Will the unrest in the Arab world put massive solar projects like Desertec on hold or actually usher in a new era of clean energy?

For the past couple of years, a group called the Desertec Foundation has been ambitiously promoting the potential of harnessing clean, renewable energy—mostly solar power—from the world's vast deserts. "Within 6 hours deserts receive more energy from the sun than humankind consumes within a year," offers Dr. Gerhard Knies, a German physicist and member of the Desertec's Supervisory Board.

Their most famous proposal is to power most of Europe through captured across northern Africa and the Middle East. Here's a way oversimplified take: high voltage direct current (HVDC) power lines would shuttle the electricity from a network of massive solar installations (mostly concentrated solar plants, which I've described before) across the Sahara and the Middle East to refrigerators and light bulbs and car charging stations in Europe, where demand is massive.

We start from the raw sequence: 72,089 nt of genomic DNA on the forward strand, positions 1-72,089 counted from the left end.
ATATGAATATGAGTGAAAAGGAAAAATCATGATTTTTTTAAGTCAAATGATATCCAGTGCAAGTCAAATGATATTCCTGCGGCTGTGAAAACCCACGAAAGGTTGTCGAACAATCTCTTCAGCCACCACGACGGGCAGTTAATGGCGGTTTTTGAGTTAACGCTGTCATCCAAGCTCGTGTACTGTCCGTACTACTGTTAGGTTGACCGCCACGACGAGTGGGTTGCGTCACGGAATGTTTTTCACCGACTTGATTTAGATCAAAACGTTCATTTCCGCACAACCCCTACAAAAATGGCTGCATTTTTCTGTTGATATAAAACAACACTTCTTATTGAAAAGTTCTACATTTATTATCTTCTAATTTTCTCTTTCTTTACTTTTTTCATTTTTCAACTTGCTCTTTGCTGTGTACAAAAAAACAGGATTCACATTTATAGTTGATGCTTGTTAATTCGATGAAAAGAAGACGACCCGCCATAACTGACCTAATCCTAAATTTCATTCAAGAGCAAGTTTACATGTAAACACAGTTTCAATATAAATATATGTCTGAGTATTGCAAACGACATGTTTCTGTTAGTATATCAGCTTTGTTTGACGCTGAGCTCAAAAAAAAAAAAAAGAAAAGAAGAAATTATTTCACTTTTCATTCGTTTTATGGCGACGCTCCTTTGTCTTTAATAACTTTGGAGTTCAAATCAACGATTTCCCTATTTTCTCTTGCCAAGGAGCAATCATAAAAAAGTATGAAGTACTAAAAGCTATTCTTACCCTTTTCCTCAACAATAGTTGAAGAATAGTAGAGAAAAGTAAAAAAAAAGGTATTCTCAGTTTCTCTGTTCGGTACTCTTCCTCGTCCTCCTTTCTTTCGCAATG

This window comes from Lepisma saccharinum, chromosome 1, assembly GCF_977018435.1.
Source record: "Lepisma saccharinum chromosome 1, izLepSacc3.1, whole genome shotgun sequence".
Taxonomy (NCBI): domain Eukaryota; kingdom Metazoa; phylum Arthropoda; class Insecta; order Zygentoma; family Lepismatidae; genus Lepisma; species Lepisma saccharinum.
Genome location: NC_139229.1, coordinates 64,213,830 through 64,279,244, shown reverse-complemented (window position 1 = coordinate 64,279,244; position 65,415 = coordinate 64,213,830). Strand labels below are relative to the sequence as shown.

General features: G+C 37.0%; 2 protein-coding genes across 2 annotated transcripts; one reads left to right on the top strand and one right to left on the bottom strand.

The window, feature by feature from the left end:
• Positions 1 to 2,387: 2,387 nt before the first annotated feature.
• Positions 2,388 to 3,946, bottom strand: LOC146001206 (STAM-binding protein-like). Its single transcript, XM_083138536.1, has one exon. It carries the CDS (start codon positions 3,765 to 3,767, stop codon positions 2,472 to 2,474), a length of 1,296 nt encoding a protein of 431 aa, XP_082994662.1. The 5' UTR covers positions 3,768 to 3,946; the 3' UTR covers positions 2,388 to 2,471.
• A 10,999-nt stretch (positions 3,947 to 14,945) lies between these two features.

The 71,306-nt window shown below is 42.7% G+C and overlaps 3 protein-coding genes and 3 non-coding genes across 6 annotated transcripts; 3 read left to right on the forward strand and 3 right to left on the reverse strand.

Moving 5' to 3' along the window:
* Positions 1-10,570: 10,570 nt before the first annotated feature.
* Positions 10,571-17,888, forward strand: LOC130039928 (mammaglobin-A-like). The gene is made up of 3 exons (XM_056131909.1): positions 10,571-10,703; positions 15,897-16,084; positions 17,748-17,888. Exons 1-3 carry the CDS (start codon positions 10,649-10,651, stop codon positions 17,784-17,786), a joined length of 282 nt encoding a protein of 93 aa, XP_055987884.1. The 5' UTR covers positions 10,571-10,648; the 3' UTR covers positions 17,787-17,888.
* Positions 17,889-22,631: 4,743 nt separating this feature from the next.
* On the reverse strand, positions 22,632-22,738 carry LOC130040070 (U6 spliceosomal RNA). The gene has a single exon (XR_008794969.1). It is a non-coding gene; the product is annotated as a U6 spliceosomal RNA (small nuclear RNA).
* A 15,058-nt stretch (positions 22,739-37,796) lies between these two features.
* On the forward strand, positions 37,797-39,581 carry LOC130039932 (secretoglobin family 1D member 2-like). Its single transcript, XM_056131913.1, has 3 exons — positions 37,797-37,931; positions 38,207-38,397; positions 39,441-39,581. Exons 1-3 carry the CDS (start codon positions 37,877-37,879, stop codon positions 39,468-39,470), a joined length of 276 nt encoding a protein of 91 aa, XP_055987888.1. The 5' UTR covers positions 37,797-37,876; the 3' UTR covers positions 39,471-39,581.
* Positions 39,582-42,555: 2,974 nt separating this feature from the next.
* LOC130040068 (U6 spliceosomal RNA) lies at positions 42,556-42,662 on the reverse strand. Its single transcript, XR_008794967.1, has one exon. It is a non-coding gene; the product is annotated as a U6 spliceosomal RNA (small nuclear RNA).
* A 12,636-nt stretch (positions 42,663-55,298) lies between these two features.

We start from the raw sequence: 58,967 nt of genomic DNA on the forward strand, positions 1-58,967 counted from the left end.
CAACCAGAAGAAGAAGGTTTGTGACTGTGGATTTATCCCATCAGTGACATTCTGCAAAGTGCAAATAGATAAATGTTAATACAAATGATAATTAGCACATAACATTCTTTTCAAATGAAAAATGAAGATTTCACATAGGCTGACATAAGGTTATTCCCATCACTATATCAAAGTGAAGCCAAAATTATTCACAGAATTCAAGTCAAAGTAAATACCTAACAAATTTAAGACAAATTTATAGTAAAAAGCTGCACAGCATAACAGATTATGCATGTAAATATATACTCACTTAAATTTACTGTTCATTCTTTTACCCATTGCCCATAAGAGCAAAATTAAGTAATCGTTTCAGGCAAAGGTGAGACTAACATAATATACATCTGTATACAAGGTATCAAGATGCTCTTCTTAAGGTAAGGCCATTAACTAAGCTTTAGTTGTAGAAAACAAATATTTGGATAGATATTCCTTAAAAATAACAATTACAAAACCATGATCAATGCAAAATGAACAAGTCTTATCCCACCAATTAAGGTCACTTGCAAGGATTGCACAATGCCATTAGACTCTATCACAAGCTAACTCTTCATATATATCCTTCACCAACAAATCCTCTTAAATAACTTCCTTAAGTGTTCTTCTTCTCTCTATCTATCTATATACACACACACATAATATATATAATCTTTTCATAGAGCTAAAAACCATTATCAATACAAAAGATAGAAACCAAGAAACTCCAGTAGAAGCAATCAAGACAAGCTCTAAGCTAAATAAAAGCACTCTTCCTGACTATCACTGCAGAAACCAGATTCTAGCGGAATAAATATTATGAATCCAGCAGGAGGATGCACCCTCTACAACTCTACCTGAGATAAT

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Solar Mosaic: Bring Solar to Your Community for Just $100

The new Solar Mosaic program in Oakland lets residents buy $100 shares of solar panel installations on the roofs of local schools and nonprofits.

We're always interested in innovative ways to finance solar energy, so we were excited to see this recent post from Daniel Kessler. There are plenty of reasons you might not be investing in photovoltaic panels. Maybe you're a renter. Maybe your home doesn't get enough direct sun. Or most likely it's cost: the upfront expense of covering your roof with solar panels is often prohibitive. So maybe you can't afford a complete solar array for your home.